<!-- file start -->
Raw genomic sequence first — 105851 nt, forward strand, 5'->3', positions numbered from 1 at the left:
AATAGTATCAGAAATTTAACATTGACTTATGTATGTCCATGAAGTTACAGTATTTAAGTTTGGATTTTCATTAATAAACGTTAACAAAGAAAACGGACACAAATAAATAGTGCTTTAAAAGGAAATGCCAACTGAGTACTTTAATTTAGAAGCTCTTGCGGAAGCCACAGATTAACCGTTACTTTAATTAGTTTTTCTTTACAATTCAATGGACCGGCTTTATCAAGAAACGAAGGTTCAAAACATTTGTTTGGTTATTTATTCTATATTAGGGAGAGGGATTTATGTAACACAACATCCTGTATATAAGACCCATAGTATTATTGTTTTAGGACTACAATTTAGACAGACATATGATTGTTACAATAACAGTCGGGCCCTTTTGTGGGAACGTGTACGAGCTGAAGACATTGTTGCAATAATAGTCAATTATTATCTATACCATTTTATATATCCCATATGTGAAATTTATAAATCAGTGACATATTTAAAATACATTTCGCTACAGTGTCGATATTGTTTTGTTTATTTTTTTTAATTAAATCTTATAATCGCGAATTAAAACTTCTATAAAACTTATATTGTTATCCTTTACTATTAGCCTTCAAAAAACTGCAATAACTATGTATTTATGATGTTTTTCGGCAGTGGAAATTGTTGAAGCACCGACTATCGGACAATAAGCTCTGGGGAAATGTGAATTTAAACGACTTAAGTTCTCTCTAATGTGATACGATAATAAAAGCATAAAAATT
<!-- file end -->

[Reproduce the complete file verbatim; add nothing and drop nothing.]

Raw genomic sequence first — 105851 nt, forward strand, 5'->3', positions numbered from 1 at the left:
AATAGTATCAGAAATTTAACATTGACTTATGTATGTCCATGAAGTTACAGTATTTAAGTTTGGATTTTCATTAATAAACGTTAACAAAGAAAACGGACACAAATAAATAGTGCTTTAAAAGGAAATGCCAACTGAGTACTTTAATTTAGAAGCTCTTGCGGAAGCCACAGATTAACCGTTACTTTAATTAGTTTTTCTTTACAATTCAATGGACCGGCTTTATCAAGAAACGAAGGTTCAAAACATTTGTTTGGTTATTTATTCTATATTAGGGAGAGGGATTTATGTAACACAACATCCTGTATATAAGACCCATAGTATTATTGTTTTAGGACTACAATTTAGACAGACATATGATTGTTACAATAACAGTCGGGCCCTTTTGTGGGAACGTGTACGAGCTGAAGACATTGTTGCAATAATAGTCAATTATTATCTATACCATTTTATATATCCCATATGTGAAATTTATAAATCAGTGACATATTTAAAATACATTTCGCTACAGTGTCGATATTGTTTTGTTTATTTTTTTTAATTAAATCTTATAATCGCGAATTAAAACTTCTATAAAACTTATATTGTTATCCTTTACTATTAGCCTTCAAAAAACTGCAATAACTATGTATTTATGATGTTTTTCGGCAGTGGAAATTGTTGAAGCACCGACTATCGGACAATAAGCTCTGGGGAAATGTGAATTTAAACGACTTAAGTTCTCTCTAATGTGATACGATAATAAAAGCATAAAAATT